Making things happen. Obtaining a result. A blog about achieving.
No matter how you look at things, the key to real success and positive outcomes, no matter what field, is People! Having the right people in the right positions is vital to anything working properly or obtaining the best result.
For around 18 months I’d struggled with knee pain and knew I needed a replacement. All the time I continued to work and, fortunately for me, came across several people who, seeing I was in pain, wanted to help. What on earth has this got to do with fly fishing and casting I hear you ask? Well. Quite! Be patient.
Pay attention to and follow the instruction of your physio, both pre and post Operation, is mega important in achieving the best chance of a positive outcome. Everyone with experience told me this. Some of those drumming this into me were professional medical people and others those who had gone through the operation.
I was so lucky to have the best people around me. One of those, David Angliss, an amazingly passionate anesthetist of 40 years, with great knowledge of medicine and all types of operations, told me, “Ian, pay for the best physio you can prior to the operation, this is so important”. This will have a big bearing on the outcome.
A month prior to the operation I made an appointment with a private physio where I got clear instruction on what to expect during, and how to deal with the rehab post operation. One of the most important things I took from this was the importance of preparation, both physically and mentally. Which muscle set to work on/strengthen. David also told me, if possible, to shy away from general anesthetic, something which turned out to be amazingly good advice, as I could begin my physio quickly without being overly tired from this. Add to this the fact I was treated by the most amazing professional team of people on the ground [Hospital Staff] and all the ducks were lined up for a potentially great recovery. One week on and the net result of all of this is incredible. Bilateral Knee Replacement [both knees at the same time] and walking perfectly, pain free and without the aid of sticks. Without exception, everyone has commented, “That’s amazing”! “Incredible”! But is it really?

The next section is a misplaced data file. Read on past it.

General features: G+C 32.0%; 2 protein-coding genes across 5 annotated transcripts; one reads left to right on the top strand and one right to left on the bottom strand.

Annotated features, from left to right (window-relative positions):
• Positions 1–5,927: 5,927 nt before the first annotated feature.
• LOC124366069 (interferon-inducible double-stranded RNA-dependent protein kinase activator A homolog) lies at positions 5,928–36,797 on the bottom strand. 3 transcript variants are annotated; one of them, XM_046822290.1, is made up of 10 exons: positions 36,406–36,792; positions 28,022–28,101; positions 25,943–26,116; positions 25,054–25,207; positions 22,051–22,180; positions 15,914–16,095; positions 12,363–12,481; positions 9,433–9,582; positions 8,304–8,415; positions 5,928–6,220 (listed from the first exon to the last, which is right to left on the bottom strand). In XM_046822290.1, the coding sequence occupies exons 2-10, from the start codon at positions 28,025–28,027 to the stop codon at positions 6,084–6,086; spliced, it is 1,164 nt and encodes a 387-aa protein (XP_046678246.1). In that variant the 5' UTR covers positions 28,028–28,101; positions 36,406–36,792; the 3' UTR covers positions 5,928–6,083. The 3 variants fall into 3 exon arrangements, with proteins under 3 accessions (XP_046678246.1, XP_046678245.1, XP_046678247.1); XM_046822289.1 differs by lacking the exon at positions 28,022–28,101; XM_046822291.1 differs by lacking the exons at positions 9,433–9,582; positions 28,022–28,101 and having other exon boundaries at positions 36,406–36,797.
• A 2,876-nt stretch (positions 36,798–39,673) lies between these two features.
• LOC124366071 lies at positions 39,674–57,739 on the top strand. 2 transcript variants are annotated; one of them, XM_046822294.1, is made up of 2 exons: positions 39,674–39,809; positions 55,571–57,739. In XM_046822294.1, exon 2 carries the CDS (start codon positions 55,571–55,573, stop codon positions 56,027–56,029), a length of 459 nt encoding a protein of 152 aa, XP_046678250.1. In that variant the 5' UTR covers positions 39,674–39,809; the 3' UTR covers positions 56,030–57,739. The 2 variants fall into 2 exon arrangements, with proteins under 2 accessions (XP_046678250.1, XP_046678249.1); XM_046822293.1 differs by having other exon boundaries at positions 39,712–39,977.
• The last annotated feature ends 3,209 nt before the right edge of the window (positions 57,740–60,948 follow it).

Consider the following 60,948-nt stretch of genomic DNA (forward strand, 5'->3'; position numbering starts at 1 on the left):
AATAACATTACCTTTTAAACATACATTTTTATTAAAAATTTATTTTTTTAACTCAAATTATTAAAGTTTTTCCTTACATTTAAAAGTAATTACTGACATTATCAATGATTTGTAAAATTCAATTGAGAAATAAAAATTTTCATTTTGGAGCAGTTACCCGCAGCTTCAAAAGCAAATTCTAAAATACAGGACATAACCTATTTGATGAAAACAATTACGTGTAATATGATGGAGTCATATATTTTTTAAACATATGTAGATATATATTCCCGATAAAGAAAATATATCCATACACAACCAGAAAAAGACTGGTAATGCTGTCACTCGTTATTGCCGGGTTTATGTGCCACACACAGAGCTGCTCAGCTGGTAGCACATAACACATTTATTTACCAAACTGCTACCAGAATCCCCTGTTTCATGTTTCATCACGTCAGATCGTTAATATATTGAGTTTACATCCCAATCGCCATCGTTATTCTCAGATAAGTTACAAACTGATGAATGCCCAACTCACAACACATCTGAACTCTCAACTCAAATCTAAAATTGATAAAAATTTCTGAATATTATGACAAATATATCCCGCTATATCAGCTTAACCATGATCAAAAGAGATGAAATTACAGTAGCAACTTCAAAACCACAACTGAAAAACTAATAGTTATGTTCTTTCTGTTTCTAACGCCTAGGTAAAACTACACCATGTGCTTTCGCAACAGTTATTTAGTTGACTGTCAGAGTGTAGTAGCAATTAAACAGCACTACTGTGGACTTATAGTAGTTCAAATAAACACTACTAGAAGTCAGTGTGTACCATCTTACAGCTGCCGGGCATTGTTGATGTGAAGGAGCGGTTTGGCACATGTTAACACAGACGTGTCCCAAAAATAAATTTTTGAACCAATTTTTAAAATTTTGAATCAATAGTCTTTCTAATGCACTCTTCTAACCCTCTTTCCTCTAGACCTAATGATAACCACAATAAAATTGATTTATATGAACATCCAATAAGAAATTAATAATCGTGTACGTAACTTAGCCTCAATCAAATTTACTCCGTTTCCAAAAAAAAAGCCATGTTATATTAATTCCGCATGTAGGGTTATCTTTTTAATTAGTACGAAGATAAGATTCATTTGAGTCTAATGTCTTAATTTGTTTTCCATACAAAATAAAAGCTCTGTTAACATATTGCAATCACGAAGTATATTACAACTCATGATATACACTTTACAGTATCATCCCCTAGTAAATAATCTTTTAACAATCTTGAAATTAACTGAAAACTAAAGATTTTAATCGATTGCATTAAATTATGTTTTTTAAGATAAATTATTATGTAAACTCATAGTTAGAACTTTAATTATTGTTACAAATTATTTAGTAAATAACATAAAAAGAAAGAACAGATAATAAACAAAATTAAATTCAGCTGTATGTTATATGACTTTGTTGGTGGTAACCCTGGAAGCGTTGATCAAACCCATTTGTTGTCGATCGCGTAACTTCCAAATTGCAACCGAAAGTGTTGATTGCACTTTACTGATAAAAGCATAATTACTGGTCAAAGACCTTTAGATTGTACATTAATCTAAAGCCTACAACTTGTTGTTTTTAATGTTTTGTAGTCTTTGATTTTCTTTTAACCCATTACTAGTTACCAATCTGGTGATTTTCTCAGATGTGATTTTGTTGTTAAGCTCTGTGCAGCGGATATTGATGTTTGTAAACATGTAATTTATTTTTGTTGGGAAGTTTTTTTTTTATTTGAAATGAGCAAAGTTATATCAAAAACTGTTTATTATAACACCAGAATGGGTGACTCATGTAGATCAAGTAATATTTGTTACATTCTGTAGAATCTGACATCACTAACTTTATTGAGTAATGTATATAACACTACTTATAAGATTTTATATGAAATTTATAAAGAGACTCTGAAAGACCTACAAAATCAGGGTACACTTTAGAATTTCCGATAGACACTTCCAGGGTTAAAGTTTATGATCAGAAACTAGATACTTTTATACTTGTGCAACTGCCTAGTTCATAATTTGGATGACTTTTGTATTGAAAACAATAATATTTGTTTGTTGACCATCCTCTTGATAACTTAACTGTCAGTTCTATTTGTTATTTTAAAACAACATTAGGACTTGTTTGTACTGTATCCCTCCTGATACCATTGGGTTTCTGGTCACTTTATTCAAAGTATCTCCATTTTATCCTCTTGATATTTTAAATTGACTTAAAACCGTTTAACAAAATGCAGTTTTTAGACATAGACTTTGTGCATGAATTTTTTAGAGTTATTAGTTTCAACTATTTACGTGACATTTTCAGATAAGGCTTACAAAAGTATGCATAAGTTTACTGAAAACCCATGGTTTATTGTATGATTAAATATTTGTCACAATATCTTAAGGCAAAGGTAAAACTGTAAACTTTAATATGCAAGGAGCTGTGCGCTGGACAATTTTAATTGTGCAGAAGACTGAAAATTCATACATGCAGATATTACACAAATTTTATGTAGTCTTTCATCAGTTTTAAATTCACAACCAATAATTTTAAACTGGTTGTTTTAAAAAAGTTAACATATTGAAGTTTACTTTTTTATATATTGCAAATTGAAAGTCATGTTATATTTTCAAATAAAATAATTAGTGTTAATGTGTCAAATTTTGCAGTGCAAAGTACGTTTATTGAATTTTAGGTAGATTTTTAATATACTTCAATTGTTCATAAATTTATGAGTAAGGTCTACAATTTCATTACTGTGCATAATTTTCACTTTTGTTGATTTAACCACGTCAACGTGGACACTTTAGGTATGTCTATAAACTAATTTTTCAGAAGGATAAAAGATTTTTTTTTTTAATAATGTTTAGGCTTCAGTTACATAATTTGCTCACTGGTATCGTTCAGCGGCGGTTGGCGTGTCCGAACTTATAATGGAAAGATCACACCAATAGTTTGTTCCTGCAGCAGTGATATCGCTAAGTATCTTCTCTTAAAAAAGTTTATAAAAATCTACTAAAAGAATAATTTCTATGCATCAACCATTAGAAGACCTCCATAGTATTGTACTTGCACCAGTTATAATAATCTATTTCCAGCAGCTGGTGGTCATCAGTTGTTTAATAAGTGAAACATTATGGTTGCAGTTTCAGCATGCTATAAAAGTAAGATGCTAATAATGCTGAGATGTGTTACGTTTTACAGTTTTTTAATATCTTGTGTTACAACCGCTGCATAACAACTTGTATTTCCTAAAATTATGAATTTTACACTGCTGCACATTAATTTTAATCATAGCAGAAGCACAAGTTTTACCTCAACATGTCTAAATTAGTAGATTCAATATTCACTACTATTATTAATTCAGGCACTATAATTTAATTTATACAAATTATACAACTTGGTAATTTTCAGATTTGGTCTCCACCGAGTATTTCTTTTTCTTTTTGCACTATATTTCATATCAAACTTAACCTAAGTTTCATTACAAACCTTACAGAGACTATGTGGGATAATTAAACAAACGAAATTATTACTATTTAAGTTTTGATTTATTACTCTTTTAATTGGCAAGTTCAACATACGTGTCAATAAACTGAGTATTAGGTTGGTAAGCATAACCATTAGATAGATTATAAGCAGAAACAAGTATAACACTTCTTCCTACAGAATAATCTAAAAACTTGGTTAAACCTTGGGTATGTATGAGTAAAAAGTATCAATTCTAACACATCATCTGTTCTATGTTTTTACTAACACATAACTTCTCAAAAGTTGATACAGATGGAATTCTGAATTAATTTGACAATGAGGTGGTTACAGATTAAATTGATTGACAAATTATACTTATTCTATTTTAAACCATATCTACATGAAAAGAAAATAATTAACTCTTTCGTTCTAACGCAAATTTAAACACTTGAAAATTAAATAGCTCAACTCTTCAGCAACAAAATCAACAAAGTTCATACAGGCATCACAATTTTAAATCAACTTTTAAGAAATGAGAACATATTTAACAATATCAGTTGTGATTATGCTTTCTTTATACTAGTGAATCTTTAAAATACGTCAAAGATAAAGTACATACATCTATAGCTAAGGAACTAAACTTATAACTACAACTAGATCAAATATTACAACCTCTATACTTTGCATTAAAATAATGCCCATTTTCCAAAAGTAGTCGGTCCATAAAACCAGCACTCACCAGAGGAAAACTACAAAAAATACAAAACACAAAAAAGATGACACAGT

The bottom line is, all I’ve done is follow the advice of professionals, people who know, have gained experience over years of working in that field observing and making mistakes. They haven’t simply read a book/report or absorbed the views of someone who’s idea of practical experience consists of one or two related experiments producing favorable results.
What I knew was, if I follow their advice then chances are, I will achieve the desired result, no ifs, buts or maybes. What I’m saying here is, there’s not much luck involved in this at all, reason being, I lined up all the ducks perfectly, drew on the knowledge of experienced people and followed their guide. I knew by doing this, 49 times out of 50, the result will be favorable. Luck plays only a small part!
All the clever/successful people I know or have met during my life follow the model above and are “leaders” in their field. They don’t waste their time with also rans. Those who ignore it tend to live in a world of following and uncertain decision making. Happy to make up the numbers for an easy ride
Can this be applied to anything? Well, of course it can, if “all” the ducks are lined up, you will succeed! A friend of mine, Michaela Stroh, once said, every problem has a solution! All you need are the correct tools to find it. Everyone has the toolbox, but very often Followers don’t have the key for the box.
Listening to Experience
For instance, if you come to me to learn to Spey Cast, there’s no might's, may or could, you “are” going to be a better fly caster and “will” understand the real key principles, end of! The reason being, I know the subject inside out. I can see straight away the faults and know how to get over them. This doesn’t come from reading a book or spending half a season on the riverbank, setting up a social media page proclaiming myself as an expert. It comes from a deep interest in the mechanics of fly-casting from an early age then spending every working day for 30 years watching people doing it. Learning how to teach from the best people and putting together a system I know to be the best. All the ducks are in line so I know the “outcome” will be positive. Go to where the ducks remain staggered and the result will be mediocre at best.
Listening to Experience with Orri Vigvusson
One of the most interesting guys I had fishing back in the late 1990s was a “Technical Analyst”. In a nutshell those guys studied graphs of company's performance, currency values, etc, to predict futures in those. an interesting guy and by all accounts, right at the top of his game.